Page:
“We’re not going home!” Stephen Curry, the point guard of Golden State Warriors in the National Basketball Association (NBA), was pumped. He had just finished an easy lay-up to extend the lead of his team to 10 points with just a minute to go in the game. The Warriors were down 3-1 in the best-of-seven, in what were effectively the semi-finals for the NBA championship. If they lost the game, the defending champions would be out of the tournament. Not only did Curry and his team go on to win this particular game, they also subsequently took the semi-final series against Oklahoma City Thunder, winning three games on the bounce.
As I write this, the Warriors are already 2-1 up in the best-of-seven finals, this time against Cleveland Cavaliers. Curry’s declaration in the semis was a remarkable show of confidence: in himself, and his teammates, that they would be able to pull themselves out of the deepest hole imaginable. But if there is one thing I have learned about this team, it is that they never give up. Excuse the cliché, but they don’t know how to give up. This never-die spirit is the reason the team now has the best regular-season record in NBA history. But is self-belief the only reason the Warriors are at the pinnacle of their sport?
Self-belief is useless if you don’t have the talent. The Warriors have oodles of it too. Curry and his teammate, Klay Thompson, are among the best long-range shooters (the baskets that earn three points) in NBA history, ably guided in their pursuit by the inspiring head coach Steve Kurr, who is arguably the best long-range shooter ever. Curry and Thompson as players are ably supported by the likes of (power forward) Draymond Green and (center) Andrew Bogut. If you were trying to put together a perfect basketball team, you wouldn’t have to look past the current Warriors roster.
That is why the Yellow Submarines are such a delight to watch, the whole team performing like a fine-tuned orchestra. Perhaps it is the same kind of delight you would get when you witness, say, Muhammad Ali in action. Ali was in many ways the perfect heavyweight boxer: tall, well-built and with a long reach. Unlike his other illustrious competitors at the time—Sonny Liston, George Foreman, Joe Frazier—there was a grace to Ali inside the ring. He was also a master taunt, lulling his opponents into a false sense of security, and then, bam, “stinging like a bee” with a devastating left hook.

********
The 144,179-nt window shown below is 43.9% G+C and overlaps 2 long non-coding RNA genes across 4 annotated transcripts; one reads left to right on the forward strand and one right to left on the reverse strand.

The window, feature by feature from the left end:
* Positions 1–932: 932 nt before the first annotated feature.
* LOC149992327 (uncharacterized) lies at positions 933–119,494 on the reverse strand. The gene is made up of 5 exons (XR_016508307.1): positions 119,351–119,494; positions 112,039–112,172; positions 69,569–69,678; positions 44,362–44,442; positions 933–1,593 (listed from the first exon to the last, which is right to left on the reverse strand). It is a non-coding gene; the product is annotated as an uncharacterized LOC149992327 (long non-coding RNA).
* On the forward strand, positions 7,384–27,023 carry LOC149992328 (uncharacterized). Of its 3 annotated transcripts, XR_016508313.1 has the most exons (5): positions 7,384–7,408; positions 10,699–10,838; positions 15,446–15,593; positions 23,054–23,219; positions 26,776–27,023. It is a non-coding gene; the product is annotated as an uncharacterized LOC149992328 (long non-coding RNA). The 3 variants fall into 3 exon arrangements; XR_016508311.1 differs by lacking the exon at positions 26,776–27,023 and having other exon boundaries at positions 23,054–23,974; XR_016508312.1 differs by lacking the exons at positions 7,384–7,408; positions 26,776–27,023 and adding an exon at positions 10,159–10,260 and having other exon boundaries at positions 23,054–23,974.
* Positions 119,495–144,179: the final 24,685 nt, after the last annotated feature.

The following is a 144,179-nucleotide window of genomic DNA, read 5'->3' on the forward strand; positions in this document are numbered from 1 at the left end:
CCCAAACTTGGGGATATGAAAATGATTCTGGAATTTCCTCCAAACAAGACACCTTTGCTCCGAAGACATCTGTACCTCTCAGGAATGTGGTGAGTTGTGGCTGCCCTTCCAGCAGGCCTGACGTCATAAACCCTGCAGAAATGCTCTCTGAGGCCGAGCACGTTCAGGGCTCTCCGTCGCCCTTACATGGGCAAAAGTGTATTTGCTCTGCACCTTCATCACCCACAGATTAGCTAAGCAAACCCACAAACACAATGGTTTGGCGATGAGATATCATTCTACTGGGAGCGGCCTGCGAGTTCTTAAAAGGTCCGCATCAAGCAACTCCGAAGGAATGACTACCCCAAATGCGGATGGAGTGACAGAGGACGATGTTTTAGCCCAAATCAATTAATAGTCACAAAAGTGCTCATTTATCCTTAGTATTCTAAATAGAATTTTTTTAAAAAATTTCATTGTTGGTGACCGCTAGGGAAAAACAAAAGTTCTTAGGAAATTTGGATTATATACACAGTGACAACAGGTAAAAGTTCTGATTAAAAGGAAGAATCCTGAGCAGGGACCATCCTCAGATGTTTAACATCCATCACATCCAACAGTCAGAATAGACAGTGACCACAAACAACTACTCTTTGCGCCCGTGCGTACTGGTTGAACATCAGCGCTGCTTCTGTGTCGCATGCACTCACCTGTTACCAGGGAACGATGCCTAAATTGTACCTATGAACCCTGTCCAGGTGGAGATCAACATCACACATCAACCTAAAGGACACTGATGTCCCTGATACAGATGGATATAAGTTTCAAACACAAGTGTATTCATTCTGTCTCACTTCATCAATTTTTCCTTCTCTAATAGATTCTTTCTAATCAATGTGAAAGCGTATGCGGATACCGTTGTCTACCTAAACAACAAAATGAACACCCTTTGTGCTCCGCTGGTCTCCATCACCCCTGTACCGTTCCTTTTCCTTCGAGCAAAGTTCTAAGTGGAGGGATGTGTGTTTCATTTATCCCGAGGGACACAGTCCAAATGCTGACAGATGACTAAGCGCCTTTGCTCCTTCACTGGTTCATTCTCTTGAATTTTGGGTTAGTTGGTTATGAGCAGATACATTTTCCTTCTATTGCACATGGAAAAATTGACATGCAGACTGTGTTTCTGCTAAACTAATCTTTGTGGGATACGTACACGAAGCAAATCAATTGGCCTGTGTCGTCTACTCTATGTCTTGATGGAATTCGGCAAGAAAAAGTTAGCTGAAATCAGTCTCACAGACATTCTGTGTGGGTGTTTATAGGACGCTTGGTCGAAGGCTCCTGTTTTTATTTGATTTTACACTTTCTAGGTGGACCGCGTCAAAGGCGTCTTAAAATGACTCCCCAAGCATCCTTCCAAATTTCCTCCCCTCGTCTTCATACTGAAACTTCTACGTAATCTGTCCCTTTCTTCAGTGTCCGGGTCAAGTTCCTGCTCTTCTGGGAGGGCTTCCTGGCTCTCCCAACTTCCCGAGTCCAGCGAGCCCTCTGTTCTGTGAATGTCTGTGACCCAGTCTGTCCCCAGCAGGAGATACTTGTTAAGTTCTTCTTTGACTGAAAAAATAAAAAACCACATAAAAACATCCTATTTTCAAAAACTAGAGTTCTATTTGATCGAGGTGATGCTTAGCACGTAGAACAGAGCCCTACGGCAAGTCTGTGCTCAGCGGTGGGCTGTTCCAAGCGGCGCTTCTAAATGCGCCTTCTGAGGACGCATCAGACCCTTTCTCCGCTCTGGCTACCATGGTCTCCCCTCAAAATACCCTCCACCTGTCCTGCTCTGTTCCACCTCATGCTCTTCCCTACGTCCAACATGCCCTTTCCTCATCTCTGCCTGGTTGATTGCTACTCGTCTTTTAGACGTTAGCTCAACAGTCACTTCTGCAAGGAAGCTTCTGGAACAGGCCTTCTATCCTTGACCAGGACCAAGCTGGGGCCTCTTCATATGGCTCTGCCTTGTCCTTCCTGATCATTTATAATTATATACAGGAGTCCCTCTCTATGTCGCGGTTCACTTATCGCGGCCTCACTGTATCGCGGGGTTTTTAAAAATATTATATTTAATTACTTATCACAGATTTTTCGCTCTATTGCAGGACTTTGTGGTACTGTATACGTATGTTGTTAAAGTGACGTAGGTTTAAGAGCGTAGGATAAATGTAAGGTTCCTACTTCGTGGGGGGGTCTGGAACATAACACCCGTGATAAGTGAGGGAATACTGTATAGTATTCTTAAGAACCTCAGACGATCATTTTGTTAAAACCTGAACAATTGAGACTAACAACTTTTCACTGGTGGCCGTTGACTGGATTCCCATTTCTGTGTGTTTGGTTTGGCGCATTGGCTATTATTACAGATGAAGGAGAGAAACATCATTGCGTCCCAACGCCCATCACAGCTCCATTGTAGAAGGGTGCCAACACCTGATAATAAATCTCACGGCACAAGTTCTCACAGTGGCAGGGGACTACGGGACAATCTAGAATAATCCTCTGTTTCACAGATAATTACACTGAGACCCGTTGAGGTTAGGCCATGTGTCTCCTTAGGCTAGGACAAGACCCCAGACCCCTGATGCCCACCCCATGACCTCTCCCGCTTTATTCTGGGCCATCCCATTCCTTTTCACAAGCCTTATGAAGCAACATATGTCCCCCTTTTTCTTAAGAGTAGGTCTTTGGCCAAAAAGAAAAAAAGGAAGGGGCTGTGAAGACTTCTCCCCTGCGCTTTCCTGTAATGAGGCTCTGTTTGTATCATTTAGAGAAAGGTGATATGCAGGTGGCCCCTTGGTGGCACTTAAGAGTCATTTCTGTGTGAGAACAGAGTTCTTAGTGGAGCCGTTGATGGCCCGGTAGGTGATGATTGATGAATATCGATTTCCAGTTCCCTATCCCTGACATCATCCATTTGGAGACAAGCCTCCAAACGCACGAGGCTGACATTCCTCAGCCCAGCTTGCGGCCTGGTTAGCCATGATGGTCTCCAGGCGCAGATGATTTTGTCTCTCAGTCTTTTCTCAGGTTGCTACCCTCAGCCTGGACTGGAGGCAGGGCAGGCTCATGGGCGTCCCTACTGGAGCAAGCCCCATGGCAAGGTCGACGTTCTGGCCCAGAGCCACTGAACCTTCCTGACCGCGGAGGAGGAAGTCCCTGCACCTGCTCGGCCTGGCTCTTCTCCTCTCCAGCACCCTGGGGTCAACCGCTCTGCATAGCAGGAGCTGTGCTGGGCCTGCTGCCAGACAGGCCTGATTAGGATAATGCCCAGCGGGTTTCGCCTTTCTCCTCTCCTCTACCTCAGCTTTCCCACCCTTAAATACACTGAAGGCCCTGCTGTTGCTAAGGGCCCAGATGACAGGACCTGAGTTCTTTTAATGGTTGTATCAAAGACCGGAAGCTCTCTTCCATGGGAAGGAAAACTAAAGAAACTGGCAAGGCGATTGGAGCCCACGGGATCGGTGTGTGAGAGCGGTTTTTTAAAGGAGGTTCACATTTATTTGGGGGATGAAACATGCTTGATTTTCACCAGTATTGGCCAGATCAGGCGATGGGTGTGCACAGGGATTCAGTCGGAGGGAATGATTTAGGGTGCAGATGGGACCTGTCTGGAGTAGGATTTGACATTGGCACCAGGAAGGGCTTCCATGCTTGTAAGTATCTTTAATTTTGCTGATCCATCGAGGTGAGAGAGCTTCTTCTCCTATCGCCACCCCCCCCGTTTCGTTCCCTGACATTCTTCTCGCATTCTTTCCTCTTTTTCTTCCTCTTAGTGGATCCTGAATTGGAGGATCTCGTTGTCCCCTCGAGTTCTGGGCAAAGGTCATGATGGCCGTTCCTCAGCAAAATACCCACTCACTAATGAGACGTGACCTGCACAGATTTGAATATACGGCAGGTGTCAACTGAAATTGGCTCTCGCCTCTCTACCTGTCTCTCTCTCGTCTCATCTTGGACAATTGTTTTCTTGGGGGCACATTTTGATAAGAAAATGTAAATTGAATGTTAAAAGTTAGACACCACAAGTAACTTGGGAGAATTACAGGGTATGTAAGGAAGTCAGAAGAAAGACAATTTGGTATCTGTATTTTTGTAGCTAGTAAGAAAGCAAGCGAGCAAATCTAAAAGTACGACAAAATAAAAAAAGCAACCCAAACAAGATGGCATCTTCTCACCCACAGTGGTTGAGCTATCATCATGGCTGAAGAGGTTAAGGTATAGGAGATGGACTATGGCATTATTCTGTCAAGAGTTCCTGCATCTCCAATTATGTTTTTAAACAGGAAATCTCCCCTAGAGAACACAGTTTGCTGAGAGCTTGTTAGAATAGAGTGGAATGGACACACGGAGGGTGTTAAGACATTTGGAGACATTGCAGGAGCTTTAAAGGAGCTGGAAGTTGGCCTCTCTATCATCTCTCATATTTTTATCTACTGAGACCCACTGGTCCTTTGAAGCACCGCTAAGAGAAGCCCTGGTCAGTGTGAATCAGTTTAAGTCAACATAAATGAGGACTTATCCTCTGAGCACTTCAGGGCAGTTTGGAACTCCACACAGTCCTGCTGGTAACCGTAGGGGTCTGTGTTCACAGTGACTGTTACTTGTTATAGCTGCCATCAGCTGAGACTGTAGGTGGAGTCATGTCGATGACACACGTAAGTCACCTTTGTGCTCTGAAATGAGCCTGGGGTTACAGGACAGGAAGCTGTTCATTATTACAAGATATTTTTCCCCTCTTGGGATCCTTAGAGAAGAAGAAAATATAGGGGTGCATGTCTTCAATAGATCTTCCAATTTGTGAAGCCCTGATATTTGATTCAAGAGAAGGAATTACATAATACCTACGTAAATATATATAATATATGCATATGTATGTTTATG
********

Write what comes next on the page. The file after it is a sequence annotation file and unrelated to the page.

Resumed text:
Ali too didn’t so much box as dance in the ring. He was an out-and-out showman: keenly aware of his talent, and not shy of flaunting it either, when he didn’t endlessly talk about it. He cheekily proclaimed himself the greatest boxer of all time, and by the time he hung up his gloves in 1981 few would disagree.
But when I first heard of his death on June 3rd, my mind kept going back to the 1996 Summer Games in Atlanta when Ali, his whole body shaking from a fast-progressing Parkinson’s, lit the Olympic torch. “The greatest” brought down by an obscure disease, it was a poignant sight.
Having been a keen sports fan for the better part of 20 years, I feel privileged to have lived through the times of the some of its greatest practitioners: Michael Jordan, Stephen Curry, Lionel Messi, Cristiano Ronaldo, Tiger Woods, Michael Schumacher, Ricky Ponting, Sachin Tendulkar, Roger Federer…. I could go on and on and on and on and on. There are so many of them. They were source of much delight—and also not a little pain.
Among the saddest moments of my youth were the times my favorite sportspersons retired. You admire them so much you almost start seeing them as super-humans who don’t have to go through the mundane gruel of some day retiring and dying like us ordinary mortals.
But they all do. I remember the last time Ponting, easily my favorite cricketer during his active years, walked out to bat against South Africa at the end of 2012. He was clearly emotional. Teary-eyed, he probably didn’t even properly see the Robin Peterson delivery that spun off the pitch, took the outer edge of his bat and fell into the bucket-like hands of Jacques Kallis at first slip. I couldn’t watch. I wanted Ponting to score at least a hundred in his final inning.
It is, likewise, unbearable to see Federer struggle of late. At the rate he was going in the first decade of the 21st century, I seriously thought he was going to be the first man to win 30 Grand Slams—only 16 more than Pete Sampras, the next best. But age (and new talent) caught up with Federer and he would now be lucky to add one more to his current tally of 17 Grand Slam titles. Federer is clearly past his prime but continues to play because he loves being out on the court.
I know the Curry era will also come to a juddering halt some day. But by god, while he is burying it like a bad habit from out in the wings, I will be savoring every moment of it. It’s a rare privilege.